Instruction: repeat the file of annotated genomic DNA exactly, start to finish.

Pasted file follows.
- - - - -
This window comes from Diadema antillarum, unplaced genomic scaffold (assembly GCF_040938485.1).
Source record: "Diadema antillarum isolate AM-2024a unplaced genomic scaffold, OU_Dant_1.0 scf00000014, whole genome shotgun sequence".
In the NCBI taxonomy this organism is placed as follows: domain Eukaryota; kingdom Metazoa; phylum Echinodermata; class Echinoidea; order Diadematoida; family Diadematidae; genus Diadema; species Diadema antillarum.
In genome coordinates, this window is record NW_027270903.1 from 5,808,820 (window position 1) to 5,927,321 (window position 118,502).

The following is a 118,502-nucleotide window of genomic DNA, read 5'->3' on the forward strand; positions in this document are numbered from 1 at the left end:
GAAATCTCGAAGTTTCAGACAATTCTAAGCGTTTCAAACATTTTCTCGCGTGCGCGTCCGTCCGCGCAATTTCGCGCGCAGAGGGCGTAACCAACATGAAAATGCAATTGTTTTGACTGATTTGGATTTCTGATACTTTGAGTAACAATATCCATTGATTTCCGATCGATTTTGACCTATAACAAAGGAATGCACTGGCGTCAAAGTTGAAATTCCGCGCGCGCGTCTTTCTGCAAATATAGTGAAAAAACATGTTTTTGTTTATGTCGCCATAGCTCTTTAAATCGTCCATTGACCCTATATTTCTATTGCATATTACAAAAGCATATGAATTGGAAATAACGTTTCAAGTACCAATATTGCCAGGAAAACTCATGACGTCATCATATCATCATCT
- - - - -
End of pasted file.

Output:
This window comes from Diadema antillarum, unplaced genomic scaffold (assembly GCF_040938485.1).
Source record: "Diadema antillarum isolate AM-2024a unplaced genomic scaffold, OU_Dant_1.0 scf00000014, whole genome shotgun sequence".
In the NCBI taxonomy this organism is placed as follows: domain Eukaryota; kingdom Metazoa; phylum Echinodermata; class Echinoidea; order Diadematoida; family Diadematidae; genus Diadema; species Diadema antillarum.
In genome coordinates, this window is record NW_027270903.1 from 5,808,820 (window position 1) to 5,927,321 (window position 118,502).

The following is a 118,502-nucleotide window of genomic DNA, read 5'->3' on the forward strand; positions in this document are numbered from 1 at the left end:
GAAATCTCGAAGTTTCAGACAATTCTAAGCGTTTCAAACATTTTCTCGCGTGCGCGTCCGTCCGCGCAATTTCGCGCGCAGAGGGCGTAACCAACATGAAAATGCAATTGTTTTGACTGATTTGGATTTCTGATACTTTGAGTAACAATATCCATTGATTTCCGATCGATTTTGACCTATAACAAAGGAATGCACTGGCGTCAAAGTTGAAATTCCGCGCGCGCGTCTTTCTGCAAATATAGTGAAAAAACATGTTTTTGTTTATGTCGCCATAGCTCTTTAAATCGTCCATTGACCCTATATTTCTATTGCATATTACAAAAGCATATGAATTGGAAATAACGTTTCAAGTACCAATATTGCCAGGAAAACTCATGACGTCATCATATCATCATCT